My optimism, it is deep, and it is wide. Despite my best efforts, I might add. 2020 saw every bit of hope I had kicked repeatedly in the teeth, and 2021, while oodles better, is still damaging to the very last thing in Pandora’s box.

Miss B also got washed right before the weekend, so she spent the entire time absolutely furious without knowing quite why she was so upset. Of course her undercoat dries relatively slowly, so she’s damp for far longer than Boxnoggin after a bath, but I think the thing she hates most is smelling like shampoo instead of a healthy dog-stink. It must be profoundly disturbing, like suddenly being unable to feel one’s limbs. I navigate the world partly by scent, though my nose is nowhere near as fine as a canine’s, and when said nose is blocked by illness or allergic reaction I find myself disturbed in deep nonverbal ways.

Treats, bellyrubs, and much ado made of her fresh clean self have ameliorated B’s fury somewhat. Boxnoggin, of course, is merely deeply glad he didn’t get a bath, since his skin is so tender and his coat really doesn’t need it, especially in winter. He’s not quite lording it over her–haha, I stink and you don’t!–but it’s close. He was rather peeved that she got towel-scrubbings to dry off and he didn’t, since he loves towel-scrubbings even when dry. So the Princess had to take one of B’s damp towels and attend to him before he’d stop moping and begging.

Dogs, man. I don’t even know.

Monday beckons, and I’ve got the luxury of walkies and a morning run while I get the day’s work settled inside my head. Physical movement helps get things sorted out and nailed down, so when I finally roost I’ve a good head of steam built up to get over the initial bump, as it were. But I’d best get started if I expect it to happen today.

The Mercury retrograde appears to be over, and despite it being Monday, things appear relatively under control? We’ll see how the day goes. If all else fails, I’ve got a new baseball bat.

See you around, beloveds.

Monday Irritation

Well, trying a new print distribution service has not been going well, but that’s why we test things–to see if they will. I’m *thisclose* to yanking the book and sending it through another print distro, but I’m giving the company one final chance to make this right. If they choose not to take it, I yank the book, go with a previous print distributor, and chalk it up to a failed experiment.

Oh, and tell everyone I know not to use this particular print distro. There’s that, too.

In any case, I’m swinging wildly between “nobody will read the damn thing, chillax” and “it’s going to be the most hated book in the world FOR NO REASON so you’re going to feel bad, why not just feel bad now and avoid the rush?” I suppose plenty of that is normal; at least, it happens with every single blessed book release. I probably shouldn’t have told anyone about the book, just dropped it on the sly.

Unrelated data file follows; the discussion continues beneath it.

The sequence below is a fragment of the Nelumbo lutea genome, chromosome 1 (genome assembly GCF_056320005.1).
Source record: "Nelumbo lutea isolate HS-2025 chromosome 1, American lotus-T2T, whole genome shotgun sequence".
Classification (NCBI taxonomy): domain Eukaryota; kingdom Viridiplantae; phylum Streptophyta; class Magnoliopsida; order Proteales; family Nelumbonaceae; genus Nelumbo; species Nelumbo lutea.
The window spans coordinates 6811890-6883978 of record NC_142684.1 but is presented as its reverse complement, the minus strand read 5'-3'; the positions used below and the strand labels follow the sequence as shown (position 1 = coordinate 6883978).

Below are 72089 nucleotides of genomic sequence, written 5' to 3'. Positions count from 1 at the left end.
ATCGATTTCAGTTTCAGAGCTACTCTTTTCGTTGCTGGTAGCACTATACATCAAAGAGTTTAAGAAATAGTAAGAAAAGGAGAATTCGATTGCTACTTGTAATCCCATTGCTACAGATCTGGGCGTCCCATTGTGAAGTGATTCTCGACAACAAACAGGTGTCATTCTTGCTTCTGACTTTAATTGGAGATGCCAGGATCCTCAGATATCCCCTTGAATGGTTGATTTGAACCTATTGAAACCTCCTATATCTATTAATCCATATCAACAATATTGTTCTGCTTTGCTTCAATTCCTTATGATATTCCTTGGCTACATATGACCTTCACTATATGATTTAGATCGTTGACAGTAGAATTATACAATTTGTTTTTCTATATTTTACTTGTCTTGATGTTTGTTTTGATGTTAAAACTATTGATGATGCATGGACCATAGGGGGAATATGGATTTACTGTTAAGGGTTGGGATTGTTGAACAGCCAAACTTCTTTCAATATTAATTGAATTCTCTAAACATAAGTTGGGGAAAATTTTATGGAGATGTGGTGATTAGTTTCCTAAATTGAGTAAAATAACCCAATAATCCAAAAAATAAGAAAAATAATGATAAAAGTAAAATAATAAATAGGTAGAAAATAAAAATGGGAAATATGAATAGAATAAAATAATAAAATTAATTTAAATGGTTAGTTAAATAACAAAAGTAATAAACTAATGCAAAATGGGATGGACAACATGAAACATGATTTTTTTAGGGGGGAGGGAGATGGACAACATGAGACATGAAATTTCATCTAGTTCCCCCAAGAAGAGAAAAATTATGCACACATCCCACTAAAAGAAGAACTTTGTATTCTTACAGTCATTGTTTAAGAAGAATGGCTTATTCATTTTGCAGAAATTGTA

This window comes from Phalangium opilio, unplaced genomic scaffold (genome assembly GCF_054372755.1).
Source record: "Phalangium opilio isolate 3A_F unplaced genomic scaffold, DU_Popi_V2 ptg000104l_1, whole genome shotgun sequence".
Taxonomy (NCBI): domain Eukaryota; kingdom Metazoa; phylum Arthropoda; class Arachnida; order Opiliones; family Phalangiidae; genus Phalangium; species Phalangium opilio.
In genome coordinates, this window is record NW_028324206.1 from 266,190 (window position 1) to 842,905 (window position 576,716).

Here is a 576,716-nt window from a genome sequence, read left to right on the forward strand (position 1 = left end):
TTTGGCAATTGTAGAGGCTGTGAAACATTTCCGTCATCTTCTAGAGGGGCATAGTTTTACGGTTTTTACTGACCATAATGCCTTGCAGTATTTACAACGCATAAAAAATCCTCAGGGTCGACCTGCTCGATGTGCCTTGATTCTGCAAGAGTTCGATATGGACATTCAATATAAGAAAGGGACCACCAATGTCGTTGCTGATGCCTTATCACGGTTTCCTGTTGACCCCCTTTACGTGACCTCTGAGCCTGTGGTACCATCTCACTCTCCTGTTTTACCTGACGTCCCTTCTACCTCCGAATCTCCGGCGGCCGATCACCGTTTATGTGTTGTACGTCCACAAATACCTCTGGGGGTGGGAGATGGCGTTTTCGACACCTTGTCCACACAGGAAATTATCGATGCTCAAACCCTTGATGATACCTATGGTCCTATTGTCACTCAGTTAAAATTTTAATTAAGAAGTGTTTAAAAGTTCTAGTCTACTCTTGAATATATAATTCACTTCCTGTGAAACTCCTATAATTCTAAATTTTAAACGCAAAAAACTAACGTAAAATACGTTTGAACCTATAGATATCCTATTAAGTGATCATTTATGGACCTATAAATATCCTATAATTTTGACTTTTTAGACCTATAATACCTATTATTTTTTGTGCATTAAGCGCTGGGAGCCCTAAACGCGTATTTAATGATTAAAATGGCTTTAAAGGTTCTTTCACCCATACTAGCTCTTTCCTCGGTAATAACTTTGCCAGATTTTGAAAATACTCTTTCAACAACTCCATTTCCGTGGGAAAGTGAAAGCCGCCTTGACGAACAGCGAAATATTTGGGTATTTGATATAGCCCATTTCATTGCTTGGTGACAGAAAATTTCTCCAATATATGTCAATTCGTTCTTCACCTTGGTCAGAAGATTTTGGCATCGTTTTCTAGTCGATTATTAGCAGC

Of course, the cover is so good I couldn’t resist. It’s just so damn beautiful, and perfect for the story.

In any case, I’ve finished a morning’s worth of work, and now it’s time to finish absorbing coffee and walk the silly fur-covered toddlers as well. They are beside themselves, both because I did not share my brekkie (it was not toast, it was doughnuts, and they were mine) and because they know the next step in the routine is me tying my shoes (with their close supervision, of course) and brushing my teeth, preparatory to buckling them into harnesses and dragging them around the block.

They can’t wait.

Josephine Baker is finally being laid to rest at the Pantheon. It’s about damn time. I wish the news articles wouldn’t say “First [Minority] to X.” I wish they’d say, “First [Minority] Finally Allowed by Bigots to [Do the Thing]”. Because that’s what it is. It’s not the first person in a particular population to do extraordinary things, it’s just the first time existing power structures have deigned to be forced into noticing, and that needs to be highlighted. The back side of exceptionalism is just as damaging as front-facing racism.

It’s like not “noticing” women until they’re safely dead and can’t messily, personally agitate for their rights anymore. The sops thrown to memory are supposed to be mistaken for progress, and it irks me. Every time I see a “lifetime achievement” award for a woman, I know that she should have won twenty others decades earlier but wasn’t allowed to because some goddamn white man wanted a trophy instead–and, quite probably, stole her work to boot.